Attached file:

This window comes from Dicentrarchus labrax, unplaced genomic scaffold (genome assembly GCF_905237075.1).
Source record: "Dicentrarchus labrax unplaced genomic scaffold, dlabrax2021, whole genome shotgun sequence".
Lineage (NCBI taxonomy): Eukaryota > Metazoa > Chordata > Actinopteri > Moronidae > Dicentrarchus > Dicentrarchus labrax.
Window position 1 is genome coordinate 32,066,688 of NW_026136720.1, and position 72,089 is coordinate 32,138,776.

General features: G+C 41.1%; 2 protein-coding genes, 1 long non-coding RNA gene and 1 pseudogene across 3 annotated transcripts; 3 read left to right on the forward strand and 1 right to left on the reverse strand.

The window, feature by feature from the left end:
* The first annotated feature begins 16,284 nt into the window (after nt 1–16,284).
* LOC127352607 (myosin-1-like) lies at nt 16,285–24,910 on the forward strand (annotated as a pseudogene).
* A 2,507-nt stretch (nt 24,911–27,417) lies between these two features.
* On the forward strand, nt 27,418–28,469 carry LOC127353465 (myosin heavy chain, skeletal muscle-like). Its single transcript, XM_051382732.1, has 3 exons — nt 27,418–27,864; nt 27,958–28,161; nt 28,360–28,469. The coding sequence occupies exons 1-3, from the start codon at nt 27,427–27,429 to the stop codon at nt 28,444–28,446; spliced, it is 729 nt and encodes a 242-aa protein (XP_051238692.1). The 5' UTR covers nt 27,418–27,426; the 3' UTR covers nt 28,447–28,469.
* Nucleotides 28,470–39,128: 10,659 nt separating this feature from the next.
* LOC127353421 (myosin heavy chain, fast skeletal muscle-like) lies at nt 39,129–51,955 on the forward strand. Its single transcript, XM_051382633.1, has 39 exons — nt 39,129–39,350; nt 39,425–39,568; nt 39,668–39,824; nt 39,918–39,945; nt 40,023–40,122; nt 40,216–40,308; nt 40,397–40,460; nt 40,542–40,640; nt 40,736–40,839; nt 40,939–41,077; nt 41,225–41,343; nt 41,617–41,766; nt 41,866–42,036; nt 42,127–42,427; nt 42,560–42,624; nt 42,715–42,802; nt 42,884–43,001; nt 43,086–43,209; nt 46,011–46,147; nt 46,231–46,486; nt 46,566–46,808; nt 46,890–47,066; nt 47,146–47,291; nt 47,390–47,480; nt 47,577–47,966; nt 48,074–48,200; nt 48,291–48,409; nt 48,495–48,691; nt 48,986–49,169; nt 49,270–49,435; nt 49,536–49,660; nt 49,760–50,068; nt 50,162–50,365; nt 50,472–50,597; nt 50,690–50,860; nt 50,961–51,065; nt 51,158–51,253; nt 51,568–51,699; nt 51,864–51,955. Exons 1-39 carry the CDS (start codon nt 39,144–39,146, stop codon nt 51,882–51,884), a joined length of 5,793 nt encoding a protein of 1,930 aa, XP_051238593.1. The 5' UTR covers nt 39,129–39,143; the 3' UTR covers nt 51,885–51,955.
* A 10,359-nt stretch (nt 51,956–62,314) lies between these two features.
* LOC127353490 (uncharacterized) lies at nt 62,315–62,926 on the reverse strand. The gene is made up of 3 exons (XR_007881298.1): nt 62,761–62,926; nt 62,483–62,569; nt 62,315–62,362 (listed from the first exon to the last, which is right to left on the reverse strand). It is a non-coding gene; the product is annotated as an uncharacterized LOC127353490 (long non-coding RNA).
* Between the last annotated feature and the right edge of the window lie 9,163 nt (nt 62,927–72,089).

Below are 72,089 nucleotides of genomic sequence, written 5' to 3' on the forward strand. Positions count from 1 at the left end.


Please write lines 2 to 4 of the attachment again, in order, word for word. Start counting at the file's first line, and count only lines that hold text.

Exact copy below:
Source record: "Dicentrarchus labrax unplaced genomic scaffold, dlabrax2021, whole genome shotgun sequence".
Lineage (NCBI taxonomy): Eukaryota > Metazoa > Chordata > Actinopteri > Moronidae > Dicentrarchus > Dicentrarchus labrax.
Window position 1 is genome coordinate 32,066,688 of NW_026136720.1, and position 72,089 is coordinate 32,138,776.